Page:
What are the features of melanoma?
- common tumor with significant risk with metastasis
- S-100 tumor marker
- Associated with sunlight exposure
- fair-skinned persons are at increased risk
- depth of tumor correlates with risk of metastasis
- dark with irregular borders
*dysplastic neuvs (atypical mole) is a precursor of melanoma*
What is the mechanism of aspirin?
- irreversibly inhibits cyclooxygenase by covalent binding, which decreases synthesis of both thromboxane and prostaglandin
- a type of NSAID
What is the clinical use of aspirin?
- low dose (<300 mg/day) ->decreases platelet aggregation
- intermediate dose (300-2400 mg/day) --> antipyretic and analgesic
- high dose (2400-4000 mg/day) -> anti-inflammatory
What is the toxicity of aspirin?
- gastric upset
- chronic use can lead to acute renal failure, interstitial nephritis and upper GI bleeding
- Reye's syndrome in children with viral infection
What are some common NSAIDs?
ibuprofen, naproxen, indomethacin, ketorolac
What is the mechanism of NSAIDs?
- reversibly inhibit cyclooxygenase (both COX-1 and COX-2)
- block prostaglandin synthesis
What is the clinical use of NSAIDs?
antipyretic, analgesic, anti-inflammatoyr
- indomethacin is used to close a PDA
What is the toxcity of NSAIDs?
- renal damage, fluid retention, aplastic anemia, GI distress, ulcers
What is the mechanism of COX-2 inhibitors (Celecoxib)?
- reversibly inhibits specifically the cyclooxygenase (COX) isoform 2, which is found in inflammtory cells adn vascular endothelium and mediates inflammation and pain
- spares COX-1, which helps maintain the gastric mucosa, thus should not have the corrosive effects of other NSAIDs on the GI lining
What is the clinical use of COX-2 inhibitors (Celecoxib)?
- rheumatoid and osteoarthritis
- patients with gastritis or ulcers
What is the toxicity of COX-2 inhibitors (Celecoxib)?
- increased risk of thrombosis
- sulfa allergy
- less toxicity to GI mucosa (lower incidence of ulcers, bleeding than NSAIDs)
What is the mechanism of acetaminophen?
- reversibly inhibits cyclooxygenase, mostly in CNS
- inactivated peripherally
What is the clinical use of acetaminophen?
- antipyretic, analgesic, but lacking anti-inflammatory properties
- used instead of aspirin to prevent Reye's syndrome in children with viral infections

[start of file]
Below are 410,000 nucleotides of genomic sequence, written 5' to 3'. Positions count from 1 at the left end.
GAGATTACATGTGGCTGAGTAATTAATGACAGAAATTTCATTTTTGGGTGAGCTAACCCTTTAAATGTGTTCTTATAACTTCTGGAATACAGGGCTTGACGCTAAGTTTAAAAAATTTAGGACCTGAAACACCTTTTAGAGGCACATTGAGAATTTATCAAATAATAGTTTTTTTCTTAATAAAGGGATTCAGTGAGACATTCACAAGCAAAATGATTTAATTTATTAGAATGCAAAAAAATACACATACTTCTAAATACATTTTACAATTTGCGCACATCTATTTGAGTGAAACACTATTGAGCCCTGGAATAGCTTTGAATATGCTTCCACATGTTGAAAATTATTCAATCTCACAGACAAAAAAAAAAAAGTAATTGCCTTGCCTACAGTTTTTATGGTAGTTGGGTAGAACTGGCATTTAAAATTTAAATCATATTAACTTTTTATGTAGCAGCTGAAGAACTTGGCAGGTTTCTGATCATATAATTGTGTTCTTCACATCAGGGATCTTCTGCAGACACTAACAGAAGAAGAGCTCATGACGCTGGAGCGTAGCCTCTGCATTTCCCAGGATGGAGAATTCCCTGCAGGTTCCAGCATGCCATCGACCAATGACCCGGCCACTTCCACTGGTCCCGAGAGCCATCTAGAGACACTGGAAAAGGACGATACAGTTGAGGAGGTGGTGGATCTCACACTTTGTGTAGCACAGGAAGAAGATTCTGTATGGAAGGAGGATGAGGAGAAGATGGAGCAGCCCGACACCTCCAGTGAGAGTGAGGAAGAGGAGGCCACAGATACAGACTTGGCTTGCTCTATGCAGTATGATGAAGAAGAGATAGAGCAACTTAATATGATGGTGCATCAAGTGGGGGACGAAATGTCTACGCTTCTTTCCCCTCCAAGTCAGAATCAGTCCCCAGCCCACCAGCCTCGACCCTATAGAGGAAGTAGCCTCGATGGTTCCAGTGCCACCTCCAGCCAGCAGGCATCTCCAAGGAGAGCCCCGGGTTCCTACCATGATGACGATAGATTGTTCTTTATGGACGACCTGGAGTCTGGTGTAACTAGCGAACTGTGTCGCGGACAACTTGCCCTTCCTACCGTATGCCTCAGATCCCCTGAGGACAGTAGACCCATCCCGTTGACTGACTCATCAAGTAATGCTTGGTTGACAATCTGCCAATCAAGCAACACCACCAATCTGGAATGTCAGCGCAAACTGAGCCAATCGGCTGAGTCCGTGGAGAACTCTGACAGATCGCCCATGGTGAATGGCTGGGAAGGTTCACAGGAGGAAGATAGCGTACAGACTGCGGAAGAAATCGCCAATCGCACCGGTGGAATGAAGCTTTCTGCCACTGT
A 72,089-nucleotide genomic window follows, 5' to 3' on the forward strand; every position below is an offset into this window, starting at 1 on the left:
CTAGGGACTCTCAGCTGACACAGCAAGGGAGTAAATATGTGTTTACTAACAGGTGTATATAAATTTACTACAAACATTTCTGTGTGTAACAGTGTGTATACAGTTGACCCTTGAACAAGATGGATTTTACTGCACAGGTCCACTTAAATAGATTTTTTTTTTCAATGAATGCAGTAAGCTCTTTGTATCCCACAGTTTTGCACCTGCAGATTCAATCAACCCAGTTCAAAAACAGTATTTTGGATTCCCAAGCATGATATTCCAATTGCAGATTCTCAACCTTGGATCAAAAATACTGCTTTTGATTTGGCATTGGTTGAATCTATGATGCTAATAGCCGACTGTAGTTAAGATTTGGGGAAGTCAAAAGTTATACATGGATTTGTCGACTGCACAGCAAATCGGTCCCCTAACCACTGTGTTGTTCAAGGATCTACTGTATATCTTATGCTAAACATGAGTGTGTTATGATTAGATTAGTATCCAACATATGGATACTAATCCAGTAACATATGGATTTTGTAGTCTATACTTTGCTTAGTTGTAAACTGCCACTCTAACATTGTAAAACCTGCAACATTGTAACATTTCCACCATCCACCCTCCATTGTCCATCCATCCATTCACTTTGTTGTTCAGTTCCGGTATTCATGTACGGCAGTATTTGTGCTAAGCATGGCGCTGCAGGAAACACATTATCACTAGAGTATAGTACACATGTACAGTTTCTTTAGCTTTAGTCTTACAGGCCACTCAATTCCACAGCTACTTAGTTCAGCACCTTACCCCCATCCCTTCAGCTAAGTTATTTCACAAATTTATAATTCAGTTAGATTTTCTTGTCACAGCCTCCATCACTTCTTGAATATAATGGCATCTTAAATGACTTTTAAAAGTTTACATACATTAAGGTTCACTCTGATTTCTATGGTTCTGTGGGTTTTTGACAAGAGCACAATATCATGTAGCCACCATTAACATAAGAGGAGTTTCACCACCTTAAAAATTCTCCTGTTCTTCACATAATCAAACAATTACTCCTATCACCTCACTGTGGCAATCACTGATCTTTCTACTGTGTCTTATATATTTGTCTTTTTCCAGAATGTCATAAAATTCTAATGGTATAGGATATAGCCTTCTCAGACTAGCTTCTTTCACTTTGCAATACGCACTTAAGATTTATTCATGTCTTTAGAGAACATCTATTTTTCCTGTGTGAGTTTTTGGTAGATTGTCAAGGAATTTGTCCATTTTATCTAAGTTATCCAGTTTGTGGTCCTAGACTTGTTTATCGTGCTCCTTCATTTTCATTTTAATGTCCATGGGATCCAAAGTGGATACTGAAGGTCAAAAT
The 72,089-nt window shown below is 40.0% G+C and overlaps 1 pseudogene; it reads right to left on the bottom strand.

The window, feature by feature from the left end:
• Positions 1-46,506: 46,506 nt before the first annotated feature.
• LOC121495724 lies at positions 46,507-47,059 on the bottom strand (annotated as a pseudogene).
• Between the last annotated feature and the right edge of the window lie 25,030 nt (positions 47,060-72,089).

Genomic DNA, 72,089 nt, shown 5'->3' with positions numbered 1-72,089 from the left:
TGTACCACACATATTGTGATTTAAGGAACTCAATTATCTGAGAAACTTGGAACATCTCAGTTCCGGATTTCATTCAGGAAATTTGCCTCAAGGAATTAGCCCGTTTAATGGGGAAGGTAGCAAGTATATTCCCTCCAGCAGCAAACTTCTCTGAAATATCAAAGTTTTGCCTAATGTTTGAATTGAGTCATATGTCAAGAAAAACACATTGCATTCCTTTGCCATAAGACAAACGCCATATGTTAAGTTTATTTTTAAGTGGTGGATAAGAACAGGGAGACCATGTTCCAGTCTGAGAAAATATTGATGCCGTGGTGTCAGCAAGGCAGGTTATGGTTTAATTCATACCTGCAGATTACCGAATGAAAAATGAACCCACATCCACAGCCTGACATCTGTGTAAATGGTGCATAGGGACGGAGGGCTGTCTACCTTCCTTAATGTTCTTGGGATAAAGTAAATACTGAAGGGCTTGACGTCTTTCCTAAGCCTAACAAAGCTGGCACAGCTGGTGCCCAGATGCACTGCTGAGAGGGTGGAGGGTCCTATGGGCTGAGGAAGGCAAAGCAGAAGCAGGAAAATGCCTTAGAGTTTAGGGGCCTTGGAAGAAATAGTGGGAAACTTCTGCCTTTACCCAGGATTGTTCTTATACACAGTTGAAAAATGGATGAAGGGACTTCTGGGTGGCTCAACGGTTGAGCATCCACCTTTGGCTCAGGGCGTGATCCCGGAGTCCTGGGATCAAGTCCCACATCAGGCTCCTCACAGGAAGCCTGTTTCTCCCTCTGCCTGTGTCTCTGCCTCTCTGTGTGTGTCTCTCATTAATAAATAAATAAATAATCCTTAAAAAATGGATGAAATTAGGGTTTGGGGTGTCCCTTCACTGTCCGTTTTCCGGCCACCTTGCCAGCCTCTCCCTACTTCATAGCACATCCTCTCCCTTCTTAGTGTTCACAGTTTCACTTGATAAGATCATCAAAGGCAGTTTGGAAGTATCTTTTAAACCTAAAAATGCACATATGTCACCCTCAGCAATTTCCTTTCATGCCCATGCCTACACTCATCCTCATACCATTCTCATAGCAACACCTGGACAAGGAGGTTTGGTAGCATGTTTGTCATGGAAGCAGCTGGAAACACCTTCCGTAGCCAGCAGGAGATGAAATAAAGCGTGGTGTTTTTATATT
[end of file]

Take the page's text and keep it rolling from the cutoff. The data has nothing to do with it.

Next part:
What is the toxicity of acetaminophen?
- overdose produces hepatic necrosis
- acetaminophen metabolit depletes glutathione and forms toxic tissue adducts in liver
- N-acetylcysteine is antidote --> regenerates glutathione
What is the mechanism for bisophosphonates?
- inhibit osteoclastic activity
- reduce both formation and resorption of hydroxyapatite
What are some common bisophosphonates?
- etidronate, pamidronate, alendronate, risedronate, zoledronate (IV)
What is the clinical use of bisphosphonates?
- malignacy-associated hypercalcemia, Paget's disease of bone, postmenopausal osteoporosis
What is the toxicity of bisphosphonates?
corrosive esophagitis (except zoledronate), nausea, diarrhea, osteonecrosis of the jaw
Describe the characteristics of the gout drug, colchicine.
-used for acute gout (w/NSAIDs)
- binds and stabilizes tubulin to inhibit polymerization, impairing leukocyte chemotaxis and degranulation
- GI side effects, especially if given orally
Describe the characteristics of the gout drug, probenecid
- used for chronic gout
- inhibits reabsorption of uric acid in PCT (also inhibits secretion of penicillin)
Describe the characteristics of the gout drug, allopurinol.
= used for chronic gout
- inhibits xanthine oxidase, decrease conversion of xanthine to uric acid
- also used in lymphoma and leukemia to prevent tumor lysis-associated urate nephropathy
- increased concentrations of azathioprine and 6-MP (both normally metabolized by xanthine oxidase)
What are common TNF-alpha inhibitors?
- ethanercept
- infliximab
- adalimumab
What is the mechanism of ethanercept?
- recombinant form of human TNF receptor that binds TNF
What is the clinical use of etanercept?
- rheumatoid arthritis
- psoriasis
- ankylosing spondylitis
What is the mechanism of infliximab?
- anti-TNF Ab
What is the clinical use of infliximab?
- Crohn's disease
- rheumatoid arthritis
- ankylosing spondylitis
What is the toxicity of infliximab?
predisposes to infections (reactivation of latent TB)
What is the mechanism of adalimumab?
anti-TNF Ab
What is the clinical use of adalimumab?
- rheumatoid arthritis
- psoriasis
- ankylosing spondylitis